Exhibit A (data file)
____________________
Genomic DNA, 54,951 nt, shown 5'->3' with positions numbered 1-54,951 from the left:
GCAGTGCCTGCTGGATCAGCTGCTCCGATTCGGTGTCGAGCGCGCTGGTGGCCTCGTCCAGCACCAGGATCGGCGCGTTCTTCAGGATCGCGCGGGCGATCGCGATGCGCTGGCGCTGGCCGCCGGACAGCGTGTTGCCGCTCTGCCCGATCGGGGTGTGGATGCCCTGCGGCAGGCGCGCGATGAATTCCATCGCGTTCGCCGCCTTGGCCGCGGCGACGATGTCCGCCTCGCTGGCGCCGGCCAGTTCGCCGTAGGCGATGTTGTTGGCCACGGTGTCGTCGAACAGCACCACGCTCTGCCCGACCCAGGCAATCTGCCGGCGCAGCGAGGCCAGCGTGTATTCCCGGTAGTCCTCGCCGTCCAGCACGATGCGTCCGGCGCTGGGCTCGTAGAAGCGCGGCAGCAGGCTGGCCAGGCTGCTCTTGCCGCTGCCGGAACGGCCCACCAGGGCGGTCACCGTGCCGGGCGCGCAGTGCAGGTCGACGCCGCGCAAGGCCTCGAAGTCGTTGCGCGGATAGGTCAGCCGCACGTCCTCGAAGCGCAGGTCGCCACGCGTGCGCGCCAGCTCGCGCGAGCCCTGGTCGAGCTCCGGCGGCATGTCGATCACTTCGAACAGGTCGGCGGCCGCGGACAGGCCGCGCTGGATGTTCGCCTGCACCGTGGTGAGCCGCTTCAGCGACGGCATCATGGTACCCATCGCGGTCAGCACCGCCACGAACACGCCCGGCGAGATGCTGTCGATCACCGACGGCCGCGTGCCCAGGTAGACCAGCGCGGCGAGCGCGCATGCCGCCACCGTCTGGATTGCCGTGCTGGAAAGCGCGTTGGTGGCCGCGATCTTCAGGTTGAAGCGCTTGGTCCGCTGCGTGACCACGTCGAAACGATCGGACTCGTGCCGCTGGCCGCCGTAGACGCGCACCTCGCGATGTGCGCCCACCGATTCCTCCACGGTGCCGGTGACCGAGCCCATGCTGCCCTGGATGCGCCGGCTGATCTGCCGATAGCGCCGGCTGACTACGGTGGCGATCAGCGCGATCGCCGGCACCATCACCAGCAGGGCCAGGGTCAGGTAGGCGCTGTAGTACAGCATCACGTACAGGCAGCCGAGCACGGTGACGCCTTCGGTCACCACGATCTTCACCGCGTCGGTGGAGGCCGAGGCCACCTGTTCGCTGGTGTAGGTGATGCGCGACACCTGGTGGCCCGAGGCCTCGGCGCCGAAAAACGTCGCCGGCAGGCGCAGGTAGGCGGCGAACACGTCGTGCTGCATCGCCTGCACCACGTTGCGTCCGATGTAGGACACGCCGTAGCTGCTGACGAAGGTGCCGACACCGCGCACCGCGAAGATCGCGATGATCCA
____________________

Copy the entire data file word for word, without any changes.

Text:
Genomic DNA, 54,951 nt, shown 5'->3' with positions numbered 1-54,951 from the left:
GCAGTGCCTGCTGGATCAGCTGCTCCGATTCGGTGTCGAGCGCGCTGGTGGCCTCGTCCAGCACCAGGATCGGCGCGTTCTTCAGGATCGCGCGGGCGATCGCGATGCGCTGGCGCTGGCCGCCGGACAGCGTGTTGCCGCTCTGCCCGATCGGGGTGTGGATGCCCTGCGGCAGGCGCGCGATGAATTCCATCGCGTTCGCCGCCTTGGCCGCGGCGACGATGTCCGCCTCGCTGGCGCCGGCCAGTTCGCCGTAGGCGATGTTGTTGGCCACGGTGTCGTCGAACAGCACCACGCTCTGCCCGACCCAGGCAATCTGCCGGCGCAGCGAGGCCAGCGTGTATTCCCGGTAGTCCTCGCCGTCCAGCACGATGCGTCCGGCGCTGGGCTCGTAGAAGCGCGGCAGCAGGCTGGCCAGGCTGCTCTTGCCGCTGCCGGAACGGCCCACCAGGGCGGTCACCGTGCCGGGCGCGCAGTGCAGGTCGACGCCGCGCAAGGCCTCGAAGTCGTTGCGCGGATAGGTCAGCCGCACGTCCTCGAAGCGCAGGTCGCCACGCGTGCGCGCCAGCTCGCGCGAGCCCTGGTCGAGCTCCGGCGGCATGTCGATCACTTCGAACAGGTCGGCGGCCGCGGACAGGCCGCGCTGGATGTTCGCCTGCACCGTGGTGAGCCGCTTCAGCGACGGCATCATGGTACCCATCGCGGTCAGCACCGCCACGAACACGCCCGGCGAGATGCTGTCGATCACCGACGGCCGCGTGCCCAGGTAGACCAGCGCGGCGAGCGCGCATGCCGCCACCGTCTGGATTGCCGTGCTGGAAAGCGCGTTGGTGGCCGCGATCTTCAGGTTGAAGCGCTTGGTCCGCTGCGTGACCACGTCGAAACGATCGGACTCGTGCCGCTGGCCGCCGTAGACGCGCACCTCGCGATGTGCGCCCACCGATTCCTCCACGGTGCCGGTGACCGAGCCCATGCTGCCCTGGATGCGCCGGCTGATCTGCCGATAGCGCCGGCTGACTACGGTGGCGATCAGCGCGATCGCCGGCACCATCACCAGCAGGGCCAGGGTCAGGTAGGCGCTGTAGTACAGCATCACGTACAGGCAGCCGAGCACGGTGACGCCTTCGGTCACCACGATCTTCACCGCGTCGGTGGAGGCCGAGGCCACCTGTTCGCTGGTGTAGGTGATGCGCGACACCTGGTGGCCCGAGGCCTCGGCGCCGAAAAACGTCGCCGGCAGGCGCAGGTAGGCGGCGAACACGTCGTGCTGCATCGCCTGCACCACGTTGCGTCCGATGTAGGACACGCCGTAGCTGCTGACGAAGGTGCCGACACCGCGCACCGCGAAGATCGCGATGATCCA